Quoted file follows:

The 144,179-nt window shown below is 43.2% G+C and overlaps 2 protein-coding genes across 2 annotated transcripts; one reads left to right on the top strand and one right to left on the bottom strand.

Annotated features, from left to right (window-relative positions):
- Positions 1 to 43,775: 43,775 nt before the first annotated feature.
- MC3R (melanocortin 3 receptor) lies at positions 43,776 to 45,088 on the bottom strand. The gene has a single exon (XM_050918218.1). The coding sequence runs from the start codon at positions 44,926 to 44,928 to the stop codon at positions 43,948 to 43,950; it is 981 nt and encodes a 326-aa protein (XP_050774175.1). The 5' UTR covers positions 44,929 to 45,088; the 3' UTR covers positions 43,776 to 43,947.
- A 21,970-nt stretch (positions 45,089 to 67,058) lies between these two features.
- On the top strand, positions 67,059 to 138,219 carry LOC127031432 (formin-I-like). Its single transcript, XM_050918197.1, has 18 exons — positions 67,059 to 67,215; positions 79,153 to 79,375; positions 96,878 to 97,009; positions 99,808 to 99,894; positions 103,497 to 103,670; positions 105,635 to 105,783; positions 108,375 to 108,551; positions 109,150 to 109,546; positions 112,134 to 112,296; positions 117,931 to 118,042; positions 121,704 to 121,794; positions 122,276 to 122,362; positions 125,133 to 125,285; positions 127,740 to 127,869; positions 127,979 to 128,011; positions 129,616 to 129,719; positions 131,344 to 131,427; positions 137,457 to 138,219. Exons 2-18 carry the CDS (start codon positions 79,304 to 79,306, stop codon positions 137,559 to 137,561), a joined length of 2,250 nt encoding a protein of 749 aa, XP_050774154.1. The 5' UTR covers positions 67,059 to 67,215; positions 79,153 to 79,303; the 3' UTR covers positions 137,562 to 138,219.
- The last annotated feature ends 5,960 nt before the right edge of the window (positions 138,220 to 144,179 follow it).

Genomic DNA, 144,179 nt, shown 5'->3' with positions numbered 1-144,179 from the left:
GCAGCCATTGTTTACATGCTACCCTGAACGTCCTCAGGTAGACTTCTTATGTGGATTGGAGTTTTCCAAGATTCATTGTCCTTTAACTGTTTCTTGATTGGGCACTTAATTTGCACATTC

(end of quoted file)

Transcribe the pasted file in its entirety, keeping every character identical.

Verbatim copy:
The 144,179-nt window shown below is 43.2% G+C and overlaps 2 protein-coding genes across 2 annotated transcripts; one reads left to right on the top strand and one right to left on the bottom strand.

Annotated features, from left to right (window-relative positions):
- Positions 1 to 43,775: 43,775 nt before the first annotated feature.
- MC3R (melanocortin 3 receptor) lies at positions 43,776 to 45,088 on the bottom strand. The gene has a single exon (XM_050918218.1). The coding sequence runs from the start codon at positions 44,926 to 44,928 to the stop codon at positions 43,948 to 43,950; it is 981 nt and encodes a 326-aa protein (XP_050774175.1). The 5' UTR covers positions 44,929 to 45,088; the 3' UTR covers positions 43,776 to 43,947.
- A 21,970-nt stretch (positions 45,089 to 67,058) lies between these two features.
- On the top strand, positions 67,059 to 138,219 carry LOC127031432 (formin-I-like). Its single transcript, XM_050918197.1, has 18 exons — positions 67,059 to 67,215; positions 79,153 to 79,375; positions 96,878 to 97,009; positions 99,808 to 99,894; positions 103,497 to 103,670; positions 105,635 to 105,783; positions 108,375 to 108,551; positions 109,150 to 109,546; positions 112,134 to 112,296; positions 117,931 to 118,042; positions 121,704 to 121,794; positions 122,276 to 122,362; positions 125,133 to 125,285; positions 127,740 to 127,869; positions 127,979 to 128,011; positions 129,616 to 129,719; positions 131,344 to 131,427; positions 137,457 to 138,219. Exons 2-18 carry the CDS (start codon positions 79,304 to 79,306, stop codon positions 137,559 to 137,561), a joined length of 2,250 nt encoding a protein of 749 aa, XP_050774154.1. The 5' UTR covers positions 67,059 to 67,215; positions 79,153 to 79,303; the 3' UTR covers positions 137,562 to 138,219.
- The last annotated feature ends 5,960 nt before the right edge of the window (positions 138,220 to 144,179 follow it).

Genomic DNA, 144,179 nt, shown 5'->3' with positions numbered 1-144,179 from the left:
GCAGCCATTGTTTACATGCTACCCTGAACGTCCTCAGGTAGACTTCTTATGTGGATTGGAGTTTTCCAAGATTCATTGTCCTTTAACTGTTTCTTGATTGGGCACTTAATTTGCACATTC